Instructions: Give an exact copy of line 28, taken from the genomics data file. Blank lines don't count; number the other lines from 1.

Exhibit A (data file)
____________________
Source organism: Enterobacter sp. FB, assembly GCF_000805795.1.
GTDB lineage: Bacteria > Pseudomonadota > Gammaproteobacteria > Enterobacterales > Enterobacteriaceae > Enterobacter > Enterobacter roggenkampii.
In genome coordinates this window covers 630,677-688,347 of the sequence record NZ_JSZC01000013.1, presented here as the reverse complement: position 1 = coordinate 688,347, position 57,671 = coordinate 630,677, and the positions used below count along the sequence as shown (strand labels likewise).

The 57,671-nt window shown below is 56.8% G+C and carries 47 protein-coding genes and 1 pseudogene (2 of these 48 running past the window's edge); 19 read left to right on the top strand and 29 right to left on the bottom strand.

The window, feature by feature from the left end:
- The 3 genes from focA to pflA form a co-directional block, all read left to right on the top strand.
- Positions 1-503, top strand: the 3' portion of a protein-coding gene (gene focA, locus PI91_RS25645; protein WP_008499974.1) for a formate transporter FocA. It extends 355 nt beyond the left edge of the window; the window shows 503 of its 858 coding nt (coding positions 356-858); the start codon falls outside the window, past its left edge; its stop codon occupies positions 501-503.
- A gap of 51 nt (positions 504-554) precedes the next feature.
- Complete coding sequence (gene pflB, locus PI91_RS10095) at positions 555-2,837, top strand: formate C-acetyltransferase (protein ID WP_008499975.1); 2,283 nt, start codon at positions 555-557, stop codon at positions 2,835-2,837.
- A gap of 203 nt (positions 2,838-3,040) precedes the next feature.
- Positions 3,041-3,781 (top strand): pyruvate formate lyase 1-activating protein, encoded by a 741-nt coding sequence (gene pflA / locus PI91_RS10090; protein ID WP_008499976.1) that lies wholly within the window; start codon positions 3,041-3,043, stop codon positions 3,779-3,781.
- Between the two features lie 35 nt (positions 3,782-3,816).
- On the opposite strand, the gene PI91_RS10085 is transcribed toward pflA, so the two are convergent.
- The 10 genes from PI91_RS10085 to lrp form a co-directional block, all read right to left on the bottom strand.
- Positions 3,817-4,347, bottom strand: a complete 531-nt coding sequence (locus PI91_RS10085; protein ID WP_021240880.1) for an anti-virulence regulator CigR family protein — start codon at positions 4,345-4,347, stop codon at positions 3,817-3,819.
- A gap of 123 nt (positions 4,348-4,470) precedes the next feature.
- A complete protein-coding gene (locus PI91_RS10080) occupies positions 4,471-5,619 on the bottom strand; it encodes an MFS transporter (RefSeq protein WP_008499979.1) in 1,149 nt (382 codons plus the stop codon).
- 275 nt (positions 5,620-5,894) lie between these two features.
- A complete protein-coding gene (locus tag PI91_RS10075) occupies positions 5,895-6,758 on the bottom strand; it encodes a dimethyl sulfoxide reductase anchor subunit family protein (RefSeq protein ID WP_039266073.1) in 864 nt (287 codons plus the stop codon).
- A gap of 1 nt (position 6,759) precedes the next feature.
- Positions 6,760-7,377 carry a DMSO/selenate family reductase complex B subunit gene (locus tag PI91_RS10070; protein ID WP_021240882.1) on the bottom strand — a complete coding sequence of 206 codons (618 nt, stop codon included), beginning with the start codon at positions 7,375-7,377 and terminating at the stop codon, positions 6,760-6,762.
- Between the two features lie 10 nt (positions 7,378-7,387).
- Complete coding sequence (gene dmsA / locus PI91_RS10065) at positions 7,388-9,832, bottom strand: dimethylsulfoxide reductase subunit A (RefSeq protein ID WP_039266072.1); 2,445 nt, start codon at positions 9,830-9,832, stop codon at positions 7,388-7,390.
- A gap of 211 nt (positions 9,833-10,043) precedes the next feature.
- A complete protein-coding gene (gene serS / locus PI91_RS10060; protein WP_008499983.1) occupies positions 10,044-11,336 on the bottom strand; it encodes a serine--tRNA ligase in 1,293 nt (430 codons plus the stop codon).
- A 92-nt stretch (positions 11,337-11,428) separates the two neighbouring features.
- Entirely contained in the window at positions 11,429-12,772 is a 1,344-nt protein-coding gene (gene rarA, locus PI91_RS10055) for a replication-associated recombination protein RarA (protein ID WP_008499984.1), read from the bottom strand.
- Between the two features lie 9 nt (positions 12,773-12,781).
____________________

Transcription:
- Between the two features lie 9 nt (positions 12,773-12,781).